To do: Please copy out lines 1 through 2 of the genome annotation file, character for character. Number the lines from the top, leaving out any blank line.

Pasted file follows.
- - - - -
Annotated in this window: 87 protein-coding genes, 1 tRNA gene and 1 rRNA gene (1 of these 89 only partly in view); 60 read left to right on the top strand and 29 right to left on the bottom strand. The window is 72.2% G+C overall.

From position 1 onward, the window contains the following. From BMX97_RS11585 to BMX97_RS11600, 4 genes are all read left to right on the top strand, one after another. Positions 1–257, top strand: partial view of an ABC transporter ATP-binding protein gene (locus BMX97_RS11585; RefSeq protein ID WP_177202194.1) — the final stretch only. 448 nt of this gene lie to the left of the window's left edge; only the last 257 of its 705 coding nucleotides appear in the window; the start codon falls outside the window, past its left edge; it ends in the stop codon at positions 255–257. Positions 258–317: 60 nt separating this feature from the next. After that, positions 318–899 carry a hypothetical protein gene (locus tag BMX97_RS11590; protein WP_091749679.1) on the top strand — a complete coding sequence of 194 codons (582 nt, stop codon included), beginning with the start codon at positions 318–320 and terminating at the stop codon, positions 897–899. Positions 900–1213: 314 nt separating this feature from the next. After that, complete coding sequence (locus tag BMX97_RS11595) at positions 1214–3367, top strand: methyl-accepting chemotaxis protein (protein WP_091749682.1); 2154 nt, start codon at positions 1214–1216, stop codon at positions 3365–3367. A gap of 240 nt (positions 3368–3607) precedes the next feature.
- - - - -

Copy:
Annotated in this window: 87 protein-coding genes, 1 tRNA gene and 1 rRNA gene (1 of these 89 only partly in view); 60 read left to right on the top strand and 29 right to left on the bottom strand. The window is 72.2% G+C overall.

From position 1 onward, the window contains the following. From BMX97_RS11585 to BMX97_RS11600, 4 genes are all read left to right on the top strand, one after another. Positions 1–257, top strand: partial view of an ABC transporter ATP-binding protein gene (locus BMX97_RS11585; RefSeq protein ID WP_177202194.1) — the final stretch only. 448 nt of this gene lie to the left of the window's left edge; only the last 257 of its 705 coding nucleotides appear in the window; the start codon falls outside the window, past its left edge; it ends in the stop codon at positions 255–257. Positions 258–317: 60 nt separating this feature from the next. After that, positions 318–899 carry a hypothetical protein gene (locus tag BMX97_RS11590; protein WP_091749679.1) on the top strand — a complete coding sequence of 194 codons (582 nt, stop codon included), beginning with the start codon at positions 318–320 and terminating at the stop codon, positions 897–899. Positions 900–1213: 314 nt separating this feature from the next. After that, complete coding sequence (locus tag BMX97_RS11595) at positions 1214–3367, top strand: methyl-accepting chemotaxis protein (protein WP_091749682.1); 2154 nt, start codon at positions 1214–1216, stop codon at positions 3365–3367. A gap of 240 nt (positions 3368–3607) precedes the next feature.